MvR: – I see a lot of young music students feeling bad about themselves and having low self esteem because they think that their not good enough or not worthy. Disciplined practice is very important in music education, but it has to be fun and joyful all the time as well. Music should not be an instrument to dominate and abuse others. Music is not so important that they quality of your performance (what are the criteria anyway?) is directly connected to the quality of the person.

JBN.S: – What’s the next musical frontier for you?

MvR: – Less of mettmy thoughts so there will be even more space for the music in its raw form in the performance. I also like to stretch the stylistic boundaries and play with them. I like to create jazz arrangement of different local music from local countries. When people say to me, it is not possible or unethical or bad taste to play Mozart in a jazz way – I get really motivated and interested in doing so. I’m a bit of a rebel. But with a cause’ I like to question dogma and dominant paradigm and belief. I like to show that these boundaries and fixed belief systems are limiting us. It is possible to play Mozart in a jazz way. It would be interesting to play jazz in a Mozart way. Let’s open up to the question; “what would happen if we…” and experiment. That’s the jazz of it for me. The jazz of not knowing and the jazz of mixing, trying, blending.

JBN.S: – Are there any similari?es between jazz and world music, including folk music?

MvR: – I think so. Jazz seems to be a merging of African rhythms and european french and spanish rhythms, Indian ragas, irish folk songs, jewish music, and so much more!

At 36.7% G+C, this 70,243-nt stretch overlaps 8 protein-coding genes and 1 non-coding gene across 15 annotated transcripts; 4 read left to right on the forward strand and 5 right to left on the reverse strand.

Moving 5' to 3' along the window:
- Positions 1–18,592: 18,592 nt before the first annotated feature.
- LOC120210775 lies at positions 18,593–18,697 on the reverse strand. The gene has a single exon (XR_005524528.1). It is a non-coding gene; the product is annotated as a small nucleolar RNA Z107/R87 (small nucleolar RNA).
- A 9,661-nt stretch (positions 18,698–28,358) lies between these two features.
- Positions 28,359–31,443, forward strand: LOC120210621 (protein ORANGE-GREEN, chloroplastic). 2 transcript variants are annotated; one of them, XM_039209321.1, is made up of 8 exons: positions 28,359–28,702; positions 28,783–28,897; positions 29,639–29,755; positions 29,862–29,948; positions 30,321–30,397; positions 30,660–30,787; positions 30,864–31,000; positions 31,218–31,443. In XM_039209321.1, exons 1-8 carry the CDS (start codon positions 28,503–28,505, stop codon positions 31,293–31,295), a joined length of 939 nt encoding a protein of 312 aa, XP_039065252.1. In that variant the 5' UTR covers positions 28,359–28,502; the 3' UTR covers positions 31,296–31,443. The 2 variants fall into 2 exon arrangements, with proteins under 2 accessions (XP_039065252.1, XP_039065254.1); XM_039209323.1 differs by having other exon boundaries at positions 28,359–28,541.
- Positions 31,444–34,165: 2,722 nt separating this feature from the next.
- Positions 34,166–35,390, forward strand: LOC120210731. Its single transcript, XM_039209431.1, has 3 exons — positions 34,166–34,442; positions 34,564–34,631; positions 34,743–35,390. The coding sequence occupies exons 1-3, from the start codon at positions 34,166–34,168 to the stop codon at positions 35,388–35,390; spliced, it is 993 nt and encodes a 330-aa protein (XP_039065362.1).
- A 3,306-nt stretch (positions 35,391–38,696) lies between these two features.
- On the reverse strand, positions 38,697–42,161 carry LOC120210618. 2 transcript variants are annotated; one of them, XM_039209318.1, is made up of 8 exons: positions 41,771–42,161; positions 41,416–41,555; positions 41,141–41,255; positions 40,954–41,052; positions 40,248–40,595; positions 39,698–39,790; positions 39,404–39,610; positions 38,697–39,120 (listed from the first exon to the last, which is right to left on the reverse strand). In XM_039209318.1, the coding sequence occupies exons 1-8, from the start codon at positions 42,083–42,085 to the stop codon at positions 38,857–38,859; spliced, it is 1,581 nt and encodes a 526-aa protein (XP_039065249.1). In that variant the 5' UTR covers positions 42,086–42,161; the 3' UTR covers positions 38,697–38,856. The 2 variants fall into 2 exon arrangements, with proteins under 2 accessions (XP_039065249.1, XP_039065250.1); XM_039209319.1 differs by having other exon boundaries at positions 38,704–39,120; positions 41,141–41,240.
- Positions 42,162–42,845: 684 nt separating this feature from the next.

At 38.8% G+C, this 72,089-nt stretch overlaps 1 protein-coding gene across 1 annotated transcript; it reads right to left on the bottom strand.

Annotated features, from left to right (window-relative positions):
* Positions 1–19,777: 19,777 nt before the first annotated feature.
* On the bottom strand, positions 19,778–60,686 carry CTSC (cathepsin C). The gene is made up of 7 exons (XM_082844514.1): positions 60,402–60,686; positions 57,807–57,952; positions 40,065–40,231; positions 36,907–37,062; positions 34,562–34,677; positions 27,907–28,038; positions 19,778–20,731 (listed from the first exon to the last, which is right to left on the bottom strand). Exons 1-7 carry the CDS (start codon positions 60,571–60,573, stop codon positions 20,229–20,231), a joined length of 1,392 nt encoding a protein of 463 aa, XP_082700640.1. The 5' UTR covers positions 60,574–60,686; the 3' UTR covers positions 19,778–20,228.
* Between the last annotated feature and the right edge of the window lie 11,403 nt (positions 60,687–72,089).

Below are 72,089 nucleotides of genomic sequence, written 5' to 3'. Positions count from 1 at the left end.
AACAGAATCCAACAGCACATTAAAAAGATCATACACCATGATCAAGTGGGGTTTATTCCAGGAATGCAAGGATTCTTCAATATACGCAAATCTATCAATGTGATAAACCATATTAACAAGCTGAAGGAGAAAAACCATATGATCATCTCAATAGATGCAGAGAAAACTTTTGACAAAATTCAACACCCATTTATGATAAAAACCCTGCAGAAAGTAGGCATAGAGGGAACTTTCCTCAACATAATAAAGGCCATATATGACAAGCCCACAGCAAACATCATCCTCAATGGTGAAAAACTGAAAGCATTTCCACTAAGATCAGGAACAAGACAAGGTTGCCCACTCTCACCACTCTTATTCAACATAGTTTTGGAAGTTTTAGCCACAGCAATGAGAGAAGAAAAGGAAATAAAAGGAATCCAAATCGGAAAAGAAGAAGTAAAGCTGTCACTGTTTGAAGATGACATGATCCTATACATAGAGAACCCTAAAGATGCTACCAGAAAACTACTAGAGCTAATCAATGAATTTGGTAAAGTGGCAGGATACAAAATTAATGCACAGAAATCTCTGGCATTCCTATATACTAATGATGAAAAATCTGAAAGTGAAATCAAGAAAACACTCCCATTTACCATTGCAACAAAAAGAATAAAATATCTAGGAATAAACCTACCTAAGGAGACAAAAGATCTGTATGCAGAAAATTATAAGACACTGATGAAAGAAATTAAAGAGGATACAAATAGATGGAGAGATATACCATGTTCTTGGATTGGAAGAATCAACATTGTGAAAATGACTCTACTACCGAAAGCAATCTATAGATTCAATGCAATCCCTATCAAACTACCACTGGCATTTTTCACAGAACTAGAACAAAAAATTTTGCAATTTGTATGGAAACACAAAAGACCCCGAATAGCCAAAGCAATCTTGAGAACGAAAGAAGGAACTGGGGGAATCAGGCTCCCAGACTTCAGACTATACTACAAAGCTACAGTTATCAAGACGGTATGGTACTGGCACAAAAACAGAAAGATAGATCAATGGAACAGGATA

But, purng a flute player from India, a jazz pianist and a african drummer together could be labeled as ‘world music’ but does not automatically produce good music. It hardly ever does to my taste. There is a lot of un interesting world music I feel. But, in a sense, jazz is a form of world music already. Maybe ‘universal’ music would be a better way to put it.

JBN.S: – Who do you find yourself listening to these days?

MvR: – I always listen to Bach. All his keyboard stuff. And like I mentioned earlier, Brad Mehldau, Kevin Hays. If I feel like dancing, I listen to Knower and Louis Cole. And Weather Report always touches me deeply. Ella singing ‘mack the Knife’ with Duke’s band. Miles Davis quintet with Herbie. And Miles Davis albums like Agartha and Dark Magus. I like the darkness of that and the way Miles brings in the light.

JBN.S: – Let’s take a trip with a time machine, so where and why would you really wanna go?

MvR: – To the apparent ‘moment’ where consciousness split up into a silent empty part and a part that was convinced it was limited to a person in a body with a name and started acting from that belief – and started to forget it’s source. That is such a mysterious happening.

JBN.S: – I have been asking you so far, now may I have a ques?on from yourself…

MvR: – What songs would your readers like European Jazz Trio to arrange and record?

JBN.S: – Thank you for answers.

Interview by Simon Sargsyan